At 103 years old, Ephraim Engleman, MD, is still making a mark in the world of rheumatology. Wanting to stay active, he still goes to work at the University of California San Francisco and continues to see a few patients. However, Dr. Engleman’s influence is reaching beyond the day-to-day tasks in the office. He is helping shape the future of the field through his work with the Rheumatology Research Foundation.
About a decade ago, Dr. Engleman started working with the Rheumatology Research Foundation to develop an award that would build more interest in rheumatology among residents by allowing them to get in-depth experience in the field. The partnership led to the Ephraim P. Engleman Endowed Resident Research Preceptorship, which funds a full-time research experience for a resident under the guidance of a mentor.
In fiscal year 2006, the Foundation awarded the first Engleman preceptorship. To date, 10 residents have received the award and completed a research project with the help of their preceptors. In October 2013, the recipients of the award were given an extraordinary opportunity. The 2013 ACR/ARHP Annual Meeting was hosted in Dr. Engleman’s home state. So he and his wife made the trip to San Diego to meet the rheumatologists whose careers he has influenced so greatly through his award.
All 10 doctors who received the award and their preceptors were invited to a special event to meet the Englemans. For those in attendance, it was an incredible experience.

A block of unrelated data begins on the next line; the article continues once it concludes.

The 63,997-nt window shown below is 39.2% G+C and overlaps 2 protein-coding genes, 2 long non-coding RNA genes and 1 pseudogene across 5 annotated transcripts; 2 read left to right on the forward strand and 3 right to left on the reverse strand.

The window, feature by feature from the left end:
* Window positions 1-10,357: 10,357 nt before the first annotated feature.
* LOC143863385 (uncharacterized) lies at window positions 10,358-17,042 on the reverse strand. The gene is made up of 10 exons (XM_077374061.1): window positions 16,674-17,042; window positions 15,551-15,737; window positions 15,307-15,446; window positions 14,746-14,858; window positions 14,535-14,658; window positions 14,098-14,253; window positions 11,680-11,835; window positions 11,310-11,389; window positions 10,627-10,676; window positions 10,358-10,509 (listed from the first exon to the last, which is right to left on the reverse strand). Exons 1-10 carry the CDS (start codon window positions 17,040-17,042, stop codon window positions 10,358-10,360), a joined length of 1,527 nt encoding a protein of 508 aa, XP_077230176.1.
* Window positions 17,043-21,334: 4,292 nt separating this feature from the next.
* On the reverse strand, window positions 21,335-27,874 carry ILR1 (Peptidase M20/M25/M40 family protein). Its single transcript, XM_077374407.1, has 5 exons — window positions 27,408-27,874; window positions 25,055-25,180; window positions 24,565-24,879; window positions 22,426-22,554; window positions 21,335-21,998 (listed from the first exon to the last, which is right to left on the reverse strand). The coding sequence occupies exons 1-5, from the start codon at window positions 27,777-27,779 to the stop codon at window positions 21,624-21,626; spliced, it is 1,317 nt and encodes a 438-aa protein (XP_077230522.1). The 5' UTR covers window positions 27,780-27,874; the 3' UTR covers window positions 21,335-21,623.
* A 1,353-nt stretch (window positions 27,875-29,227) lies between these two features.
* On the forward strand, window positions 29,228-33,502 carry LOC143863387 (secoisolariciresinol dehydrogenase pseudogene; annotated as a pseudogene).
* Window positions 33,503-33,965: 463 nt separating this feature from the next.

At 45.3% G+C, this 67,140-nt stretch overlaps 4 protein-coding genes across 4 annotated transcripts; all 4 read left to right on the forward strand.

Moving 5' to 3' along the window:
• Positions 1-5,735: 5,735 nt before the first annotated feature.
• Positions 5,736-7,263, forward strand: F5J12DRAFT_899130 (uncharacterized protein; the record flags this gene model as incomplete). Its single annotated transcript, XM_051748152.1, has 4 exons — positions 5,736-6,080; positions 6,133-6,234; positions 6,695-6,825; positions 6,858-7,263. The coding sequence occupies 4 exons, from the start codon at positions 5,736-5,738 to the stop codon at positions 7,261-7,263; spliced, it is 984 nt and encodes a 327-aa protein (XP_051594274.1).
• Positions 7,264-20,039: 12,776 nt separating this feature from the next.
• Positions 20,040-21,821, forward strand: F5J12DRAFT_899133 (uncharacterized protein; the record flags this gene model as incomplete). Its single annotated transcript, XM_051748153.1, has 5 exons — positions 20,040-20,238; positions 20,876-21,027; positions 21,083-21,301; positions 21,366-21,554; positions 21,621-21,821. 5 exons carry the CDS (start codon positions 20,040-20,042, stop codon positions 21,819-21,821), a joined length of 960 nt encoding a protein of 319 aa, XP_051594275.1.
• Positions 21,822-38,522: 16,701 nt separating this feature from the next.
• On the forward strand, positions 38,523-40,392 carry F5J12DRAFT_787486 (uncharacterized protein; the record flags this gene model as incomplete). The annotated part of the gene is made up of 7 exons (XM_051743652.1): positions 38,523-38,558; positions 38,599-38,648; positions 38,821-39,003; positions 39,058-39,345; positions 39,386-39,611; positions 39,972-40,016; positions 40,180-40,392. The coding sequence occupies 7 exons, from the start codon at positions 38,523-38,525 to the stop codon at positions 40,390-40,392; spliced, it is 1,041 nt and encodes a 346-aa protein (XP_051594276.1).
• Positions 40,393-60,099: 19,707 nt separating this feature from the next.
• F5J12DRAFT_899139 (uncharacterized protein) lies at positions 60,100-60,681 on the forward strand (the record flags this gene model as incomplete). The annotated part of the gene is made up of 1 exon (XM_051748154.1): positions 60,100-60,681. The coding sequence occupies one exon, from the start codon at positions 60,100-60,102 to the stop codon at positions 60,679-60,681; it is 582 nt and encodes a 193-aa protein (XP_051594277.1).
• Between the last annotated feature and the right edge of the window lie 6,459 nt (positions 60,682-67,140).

“When I found out about the meet-and-greet with Dr. Engleman, I was thrilled,” says Miriah Gillispie, MD, the most recent recipient of the preceptorship. “It was amazing to meet a predecessor who is so enthusiastic about the field of rheumatology and continuing advancements in research.”
Dr. Engleman has been practicing medicine for more than six decades. He established himself as a leader in the field by serving as president of several national and international professional organizations, including the American College of Rheumatology. In 1975–76, he chaired the National Commission on Arthritis, a congressional task force charged with developing recommendations on how to address the lack of arthritis research and adequate patient care. The Commission’s work resulted in the creation of what is now known as the National Institute of Arthritis and Musculoskeletal and Skin Diseases.
Even with such an impactful, long-lasting career, Dr. Engleman continues focusing on helping the next generation of rheumatology professionals. Many of the award recipients who spoke with Dr. Engleman say he expressed genuine interest in the work they conducted during their preceptorships.